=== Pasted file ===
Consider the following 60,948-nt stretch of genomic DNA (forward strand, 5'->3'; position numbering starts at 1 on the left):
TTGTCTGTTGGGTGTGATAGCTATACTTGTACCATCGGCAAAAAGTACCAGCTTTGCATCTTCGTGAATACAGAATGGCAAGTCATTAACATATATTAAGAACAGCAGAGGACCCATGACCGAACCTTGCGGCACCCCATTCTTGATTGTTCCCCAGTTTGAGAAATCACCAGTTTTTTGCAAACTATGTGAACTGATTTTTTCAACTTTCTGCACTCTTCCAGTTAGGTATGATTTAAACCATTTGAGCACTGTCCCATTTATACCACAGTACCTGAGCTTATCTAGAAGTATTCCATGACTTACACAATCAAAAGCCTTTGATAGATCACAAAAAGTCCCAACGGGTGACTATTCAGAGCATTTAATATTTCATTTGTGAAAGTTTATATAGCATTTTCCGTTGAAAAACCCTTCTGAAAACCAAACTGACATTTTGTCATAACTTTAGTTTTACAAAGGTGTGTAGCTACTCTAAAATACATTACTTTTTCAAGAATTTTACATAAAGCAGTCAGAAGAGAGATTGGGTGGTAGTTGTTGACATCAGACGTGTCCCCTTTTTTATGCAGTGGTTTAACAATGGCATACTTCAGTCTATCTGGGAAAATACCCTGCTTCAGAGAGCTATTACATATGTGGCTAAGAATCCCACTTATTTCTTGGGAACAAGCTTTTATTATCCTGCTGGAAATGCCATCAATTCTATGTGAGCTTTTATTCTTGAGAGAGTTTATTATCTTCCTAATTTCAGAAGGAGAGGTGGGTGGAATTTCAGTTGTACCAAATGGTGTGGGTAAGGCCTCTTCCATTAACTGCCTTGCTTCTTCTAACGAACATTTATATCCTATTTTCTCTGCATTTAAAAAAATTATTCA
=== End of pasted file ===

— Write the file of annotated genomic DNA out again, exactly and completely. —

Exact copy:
Consider the following 60,948-nt stretch of genomic DNA (forward strand, 5'->3'; position numbering starts at 1 on the left):
TTGTCTGTTGGGTGTGATAGCTATACTTGTACCATCGGCAAAAAGTACCAGCTTTGCATCTTCGTGAATACAGAATGGCAAGTCATTAACATATATTAAGAACAGCAGAGGACCCATGACCGAACCTTGCGGCACCCCATTCTTGATTGTTCCCCAGTTTGAGAAATCACCAGTTTTTTGCAAACTATGTGAACTGATTTTTTCAACTTTCTGCACTCTTCCAGTTAGGTATGATTTAAACCATTTGAGCACTGTCCCATTTATACCACAGTACCTGAGCTTATCTAGAAGTATTCCATGACTTACACAATCAAAAGCCTTTGATAGATCACAAAAAGTCCCAACGGGTGACTATTCAGAGCATTTAATATTTCATTTGTGAAAGTTTATATAGCATTTTCCGTTGAAAAACCCTTCTGAAAACCAAACTGACATTTTGTCATAACTTTAGTTTTACAAAGGTGTGTAGCTACTCTAAAATACATTACTTTTTCAAGAATTTTACATAAAGCAGTCAGAAGAGAGATTGGGTGGTAGTTGTTGACATCAGACGTGTCCCCTTTTTTATGCAGTGGTTTAACAATGGCATACTTCAGTCTATCTGGGAAAATACCCTGCTTCAGAGAGCTATTACATATGTGGCTAAGAATCCCACTTATTTCTTGGGAACAAGCTTTTATTATCCTGCTGGAAATGCCATCAATTCTATGTGAGCTTTTATTCTTGAGAGAGTTTATTATCTTCCTAATTTCAGAAGGAGAGGTGGGTGGAATTTCAGTTGTACCAAATGGTGTGGGTAAGGCCTCTTCCATTAACTGCCTTGCTTCTTCTAACGAACATTTATATCCTATTTTCTCTGCATTTAAAAAAATTATTCA